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Moving House and Small Business Have More in Common Than You Think

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Moving House and Small Business Have More in Common Than You Think

The saying goes, “Behind losing a loved one, the most stressful thing in life is moving house.” In the last week, that’s just what I’ve done. It took five days and a lot of late nights, but I got there. So now, surrounded by the last of my boxed worldly possessions I’d like to share with you some lessons I learned in my relocation that applies to the successful running of a small business.

Be organised.

Before my move even got underway, I had lists and plans for how I wanted everything to go. Spending the time on this before I put my first item in a box saved me heartache and time in the long run.

Just like being in business. If you stop and plan your steps ahead of time you go into your project with a clear strategy of what you want to achieve and how you want to achieve it. My mother calls this ‘less haste, more speed’. Your natural instinct might be to dive in head first and figure it out as you go, for real success though; a measured response is often the far superior approach.

Take a break.

Once I got started with the relocation I just wanted to keep going until it was done. However, this attitude in moving and in business will see you burn out before you even begin. Instead, make sure you schedule in ‘downtime’ to catch your breath, rest and recuperate.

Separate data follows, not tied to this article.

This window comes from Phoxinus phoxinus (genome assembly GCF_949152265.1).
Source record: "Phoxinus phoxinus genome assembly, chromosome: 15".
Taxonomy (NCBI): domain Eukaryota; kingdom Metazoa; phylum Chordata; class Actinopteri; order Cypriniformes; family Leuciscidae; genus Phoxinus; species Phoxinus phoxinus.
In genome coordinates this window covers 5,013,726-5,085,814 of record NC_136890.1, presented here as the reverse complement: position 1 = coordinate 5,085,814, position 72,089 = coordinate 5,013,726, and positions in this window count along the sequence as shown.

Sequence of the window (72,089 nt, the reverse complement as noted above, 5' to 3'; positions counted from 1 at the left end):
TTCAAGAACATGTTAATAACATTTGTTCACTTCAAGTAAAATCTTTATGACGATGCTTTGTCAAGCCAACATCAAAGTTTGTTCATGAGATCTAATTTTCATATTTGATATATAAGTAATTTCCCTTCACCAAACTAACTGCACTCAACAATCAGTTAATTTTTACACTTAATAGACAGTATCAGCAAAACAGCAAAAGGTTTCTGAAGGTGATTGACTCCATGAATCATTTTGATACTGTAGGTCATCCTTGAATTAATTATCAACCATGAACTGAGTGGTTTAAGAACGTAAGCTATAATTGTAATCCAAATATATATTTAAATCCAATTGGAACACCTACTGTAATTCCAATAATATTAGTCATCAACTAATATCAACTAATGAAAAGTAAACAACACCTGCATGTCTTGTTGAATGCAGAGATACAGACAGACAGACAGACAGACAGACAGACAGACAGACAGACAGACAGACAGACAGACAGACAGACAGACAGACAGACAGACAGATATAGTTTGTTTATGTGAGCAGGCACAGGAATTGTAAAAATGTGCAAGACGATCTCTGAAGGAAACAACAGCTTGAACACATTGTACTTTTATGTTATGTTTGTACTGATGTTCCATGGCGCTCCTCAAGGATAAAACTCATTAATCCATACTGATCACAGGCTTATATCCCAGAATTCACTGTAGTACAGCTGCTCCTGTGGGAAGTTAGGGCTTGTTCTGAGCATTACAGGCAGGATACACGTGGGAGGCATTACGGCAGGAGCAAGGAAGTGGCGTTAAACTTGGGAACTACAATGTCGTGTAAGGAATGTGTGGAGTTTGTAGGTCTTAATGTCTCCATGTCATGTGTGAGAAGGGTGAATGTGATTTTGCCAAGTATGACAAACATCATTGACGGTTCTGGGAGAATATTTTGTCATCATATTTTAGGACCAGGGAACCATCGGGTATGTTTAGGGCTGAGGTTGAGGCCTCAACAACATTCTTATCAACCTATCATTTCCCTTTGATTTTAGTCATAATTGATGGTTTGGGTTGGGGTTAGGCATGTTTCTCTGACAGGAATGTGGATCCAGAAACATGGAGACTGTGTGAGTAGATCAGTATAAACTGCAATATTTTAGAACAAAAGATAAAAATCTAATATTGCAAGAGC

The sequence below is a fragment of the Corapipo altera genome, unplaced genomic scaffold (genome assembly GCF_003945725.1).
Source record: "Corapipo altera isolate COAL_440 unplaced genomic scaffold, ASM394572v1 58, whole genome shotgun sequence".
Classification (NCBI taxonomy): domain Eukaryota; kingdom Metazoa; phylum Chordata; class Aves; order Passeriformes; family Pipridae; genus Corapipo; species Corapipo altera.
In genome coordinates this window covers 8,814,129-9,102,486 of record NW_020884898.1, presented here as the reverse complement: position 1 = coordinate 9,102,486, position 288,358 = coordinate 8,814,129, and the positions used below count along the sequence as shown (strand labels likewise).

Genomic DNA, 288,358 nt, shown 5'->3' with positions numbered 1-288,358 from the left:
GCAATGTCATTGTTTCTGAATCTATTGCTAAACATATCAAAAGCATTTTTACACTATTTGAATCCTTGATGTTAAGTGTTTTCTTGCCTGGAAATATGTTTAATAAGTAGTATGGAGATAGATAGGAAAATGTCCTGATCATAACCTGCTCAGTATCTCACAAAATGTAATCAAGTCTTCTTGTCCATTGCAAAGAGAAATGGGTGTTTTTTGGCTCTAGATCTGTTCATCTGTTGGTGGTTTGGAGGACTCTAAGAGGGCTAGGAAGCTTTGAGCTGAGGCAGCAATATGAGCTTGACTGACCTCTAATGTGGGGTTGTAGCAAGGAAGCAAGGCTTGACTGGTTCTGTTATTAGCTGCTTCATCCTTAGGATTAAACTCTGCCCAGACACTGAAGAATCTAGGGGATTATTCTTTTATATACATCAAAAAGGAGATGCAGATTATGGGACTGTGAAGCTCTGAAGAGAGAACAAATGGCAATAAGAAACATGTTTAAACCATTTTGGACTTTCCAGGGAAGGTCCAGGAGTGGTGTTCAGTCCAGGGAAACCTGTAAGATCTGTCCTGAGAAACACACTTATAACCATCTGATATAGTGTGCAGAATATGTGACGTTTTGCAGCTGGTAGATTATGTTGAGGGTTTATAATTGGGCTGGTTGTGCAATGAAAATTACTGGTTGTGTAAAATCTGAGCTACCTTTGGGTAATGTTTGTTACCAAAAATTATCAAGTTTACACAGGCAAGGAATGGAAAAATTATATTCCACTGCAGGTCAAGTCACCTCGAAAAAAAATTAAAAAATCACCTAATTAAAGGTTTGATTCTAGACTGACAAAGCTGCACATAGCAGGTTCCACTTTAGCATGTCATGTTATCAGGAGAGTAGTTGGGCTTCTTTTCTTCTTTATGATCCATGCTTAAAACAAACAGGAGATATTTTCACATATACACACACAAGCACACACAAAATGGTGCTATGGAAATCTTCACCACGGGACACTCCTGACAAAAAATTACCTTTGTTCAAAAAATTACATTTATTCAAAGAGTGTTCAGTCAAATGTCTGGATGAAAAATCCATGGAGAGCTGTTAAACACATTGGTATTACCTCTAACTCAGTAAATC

It may seem counter-intuitive but taking time out will help your endurance, refresh your brain and allow your body to rejuvenate. Think of your move and your business like a marathon, not a sprint. You want to be around in years to come to service your clients.

Ask and accept help.

My partner and I planned to do our house move on our own, what we needed though was a couple of trusted mates that could help with the heavy lifting.

Business is the same; it’s a team sport. Surround yourself with people you can call on for help when needed, and be humble enough to accept the help when it’s offered.

The caveat to that, of course, is getting the right help. There was no point asking my 80-year-old mum to help with lifting the heavy furniture during the move, and there is no point asking your accountant for help with your communications’ plan.

Keep your sense of humour.

In life, in business, and when moving house, things are bound to go wrong. At best, it at least won’t go to plan. There is no point getting stressed or angry about it. Instead, develop a strategy to realise when you are reaching your wits end so you can walk away, take a few deep breaths and re-evaluate the situation.

Understanding and recognising your triggers in business will save client relationships, family relationships, and your sanity.

Identifying the parallels that exist between your personal life and your business life can assist in integrating lessons across all aspects of your life. Allowing for smoother sailing for everyone involved in all facets of your life.

I learned in my relocation, by adopting a few simple strategies into your business, you will cope with life’s unexpected twists and turns, build your personal resilience and that of your business.

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